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Harvest residue effects on soil organic matter, nutrients and microbial biomass in eucalypt plantations in Kerala, India


Kumaraswamy, S and Mendham, DS and Grove, TS and O'Connell, AM and Sankaran, KV and Rance, SJ, Harvest residue effects on soil organic matter, nutrients and microbial biomass in eucalypt plantations in Kerala, India, Forest Ecology and Management, 328 pp. 140-149. ISSN 0378-1127 (2014) [Refereed Article]

Copyright Statement

Copyright 2014 Elsevier B.V.

DOI: doi:10.1016/j.foreco.2014.05.021


Conservative site management practices such as harvest residue retention can potentially convey long term benefits for site sustainability, but they are only practiced to a limited extent in many Eucalyptus plantations in the tropical regions. Burning and/or removal of harvest residues can remove substantial quantities of nutrients, but it is still common practice in many parts of India. We explored the effect of harvest residue retention or removal on soil properties at 4 multi-rotation Eucalyptus plantations in Kerala, India. Soil carbon, N and P content were little influenced by differing harvest residue treatments. Interestingly, soil N mineralization rates were affected only minimally by harvest residue retention at individual sites, however, laboratory incubations demonstrated a significant increase in soil N-mineralization potential with increasing harvest residue additions. Soil microbial biomass was influenced to a lesser extent by harvest residue retention. We conclude that harvest residue retention can help to sustain the soil fertility in subsequent rotations and minimize the loss of nutrients from the sites, but fertilizers are still likely to be an important part of the nutrient management regime for productive plantations.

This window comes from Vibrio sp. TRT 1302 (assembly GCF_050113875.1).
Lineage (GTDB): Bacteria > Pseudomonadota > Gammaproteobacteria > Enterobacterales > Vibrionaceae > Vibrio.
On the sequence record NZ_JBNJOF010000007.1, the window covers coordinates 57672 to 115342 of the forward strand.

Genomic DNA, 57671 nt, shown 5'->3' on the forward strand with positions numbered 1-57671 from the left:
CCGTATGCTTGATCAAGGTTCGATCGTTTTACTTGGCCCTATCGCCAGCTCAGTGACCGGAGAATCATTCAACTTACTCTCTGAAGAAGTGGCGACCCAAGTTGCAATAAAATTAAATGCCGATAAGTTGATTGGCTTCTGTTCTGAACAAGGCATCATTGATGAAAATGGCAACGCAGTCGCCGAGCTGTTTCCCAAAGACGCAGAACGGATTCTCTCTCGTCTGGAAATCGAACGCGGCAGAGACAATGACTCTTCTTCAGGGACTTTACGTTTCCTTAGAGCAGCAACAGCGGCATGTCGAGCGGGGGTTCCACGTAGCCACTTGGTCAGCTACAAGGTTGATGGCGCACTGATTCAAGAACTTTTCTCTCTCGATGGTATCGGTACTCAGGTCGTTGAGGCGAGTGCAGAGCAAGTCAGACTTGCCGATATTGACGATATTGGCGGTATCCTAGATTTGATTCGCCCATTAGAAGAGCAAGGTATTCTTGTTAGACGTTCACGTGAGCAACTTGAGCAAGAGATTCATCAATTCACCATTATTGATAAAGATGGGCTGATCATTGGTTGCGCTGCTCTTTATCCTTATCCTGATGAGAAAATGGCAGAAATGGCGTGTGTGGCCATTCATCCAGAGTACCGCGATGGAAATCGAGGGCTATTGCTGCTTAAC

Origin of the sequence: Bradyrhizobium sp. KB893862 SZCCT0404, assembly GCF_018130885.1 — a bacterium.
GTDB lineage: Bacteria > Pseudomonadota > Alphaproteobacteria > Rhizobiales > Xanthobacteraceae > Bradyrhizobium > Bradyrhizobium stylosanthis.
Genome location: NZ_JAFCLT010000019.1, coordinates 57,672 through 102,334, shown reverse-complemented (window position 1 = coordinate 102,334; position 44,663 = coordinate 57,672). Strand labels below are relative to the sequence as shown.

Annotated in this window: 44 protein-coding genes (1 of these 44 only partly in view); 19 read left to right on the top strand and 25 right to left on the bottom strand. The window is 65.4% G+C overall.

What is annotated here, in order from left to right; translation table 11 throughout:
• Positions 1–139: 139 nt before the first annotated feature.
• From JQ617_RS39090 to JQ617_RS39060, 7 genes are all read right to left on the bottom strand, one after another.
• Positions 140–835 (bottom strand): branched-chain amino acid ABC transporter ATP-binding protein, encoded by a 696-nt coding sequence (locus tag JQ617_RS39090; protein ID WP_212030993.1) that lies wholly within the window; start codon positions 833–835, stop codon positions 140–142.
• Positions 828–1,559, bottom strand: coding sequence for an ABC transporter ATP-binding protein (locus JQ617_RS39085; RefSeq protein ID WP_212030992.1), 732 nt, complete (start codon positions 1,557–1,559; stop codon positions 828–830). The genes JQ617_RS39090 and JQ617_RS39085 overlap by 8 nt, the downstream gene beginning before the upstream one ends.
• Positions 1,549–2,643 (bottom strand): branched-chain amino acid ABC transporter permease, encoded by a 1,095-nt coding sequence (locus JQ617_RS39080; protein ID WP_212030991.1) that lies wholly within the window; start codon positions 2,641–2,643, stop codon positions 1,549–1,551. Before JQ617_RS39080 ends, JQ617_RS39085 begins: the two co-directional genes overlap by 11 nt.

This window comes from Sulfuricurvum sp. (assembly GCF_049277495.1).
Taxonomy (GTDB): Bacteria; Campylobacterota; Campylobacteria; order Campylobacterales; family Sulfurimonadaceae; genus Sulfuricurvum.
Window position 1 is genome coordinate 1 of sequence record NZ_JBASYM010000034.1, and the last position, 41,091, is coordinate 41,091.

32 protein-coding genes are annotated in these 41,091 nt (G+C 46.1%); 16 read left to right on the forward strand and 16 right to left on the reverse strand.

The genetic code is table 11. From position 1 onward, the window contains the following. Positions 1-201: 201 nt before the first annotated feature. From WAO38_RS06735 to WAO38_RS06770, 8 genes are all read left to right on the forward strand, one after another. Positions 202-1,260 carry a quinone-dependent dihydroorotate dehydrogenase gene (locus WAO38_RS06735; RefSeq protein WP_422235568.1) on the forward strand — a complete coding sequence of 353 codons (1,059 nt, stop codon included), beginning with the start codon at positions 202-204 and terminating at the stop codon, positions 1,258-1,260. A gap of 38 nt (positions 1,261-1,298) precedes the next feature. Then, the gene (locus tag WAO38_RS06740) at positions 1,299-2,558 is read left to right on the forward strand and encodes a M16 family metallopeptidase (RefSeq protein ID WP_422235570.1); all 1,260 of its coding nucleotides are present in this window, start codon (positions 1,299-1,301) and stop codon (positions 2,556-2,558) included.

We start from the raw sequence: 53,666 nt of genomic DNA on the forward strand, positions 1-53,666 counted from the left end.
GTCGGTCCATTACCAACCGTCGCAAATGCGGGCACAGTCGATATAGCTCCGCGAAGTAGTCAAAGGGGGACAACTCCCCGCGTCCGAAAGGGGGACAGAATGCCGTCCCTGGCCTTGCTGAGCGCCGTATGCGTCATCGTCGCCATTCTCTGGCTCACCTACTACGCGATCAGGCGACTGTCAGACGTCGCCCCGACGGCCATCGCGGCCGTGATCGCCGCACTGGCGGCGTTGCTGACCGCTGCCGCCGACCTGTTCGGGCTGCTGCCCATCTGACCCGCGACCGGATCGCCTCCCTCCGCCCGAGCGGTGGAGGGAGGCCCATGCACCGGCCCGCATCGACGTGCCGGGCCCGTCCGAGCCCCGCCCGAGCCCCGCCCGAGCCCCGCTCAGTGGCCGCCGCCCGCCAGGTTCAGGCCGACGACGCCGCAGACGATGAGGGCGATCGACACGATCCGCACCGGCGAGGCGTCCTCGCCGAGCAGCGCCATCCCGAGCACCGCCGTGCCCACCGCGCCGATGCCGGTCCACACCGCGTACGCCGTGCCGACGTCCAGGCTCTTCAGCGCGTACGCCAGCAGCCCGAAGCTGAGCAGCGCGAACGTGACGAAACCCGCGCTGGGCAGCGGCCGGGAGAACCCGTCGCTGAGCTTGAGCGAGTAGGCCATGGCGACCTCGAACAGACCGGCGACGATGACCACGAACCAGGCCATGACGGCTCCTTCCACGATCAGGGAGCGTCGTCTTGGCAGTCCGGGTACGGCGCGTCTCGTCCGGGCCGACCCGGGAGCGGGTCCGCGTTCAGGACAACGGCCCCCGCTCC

Item Details

Item Type:Refereed Article
Keywords:Eucalyptus, land use, soil C, soil N, soil P, N-mineralization, soil fertility maintenance, tropical plantation
Research Division:Agricultural, Veterinary and Food Sciences
Research Group:Forestry sciences
Research Field:Forestry management and environment
Objective Division:Plant Production and Plant Primary Products
Objective Group:Forestry
Objective Field:Hardwood plantations
UTAS Author:Mendham, DS (Mr Daniel Mendham)
ID Code:117323
Year Published:2014
Web of Science® Times Cited:31
Deposited By:Tasmanian Institute of Agriculture
Deposited On:2017-06-07
Last Modified:2017-09-04

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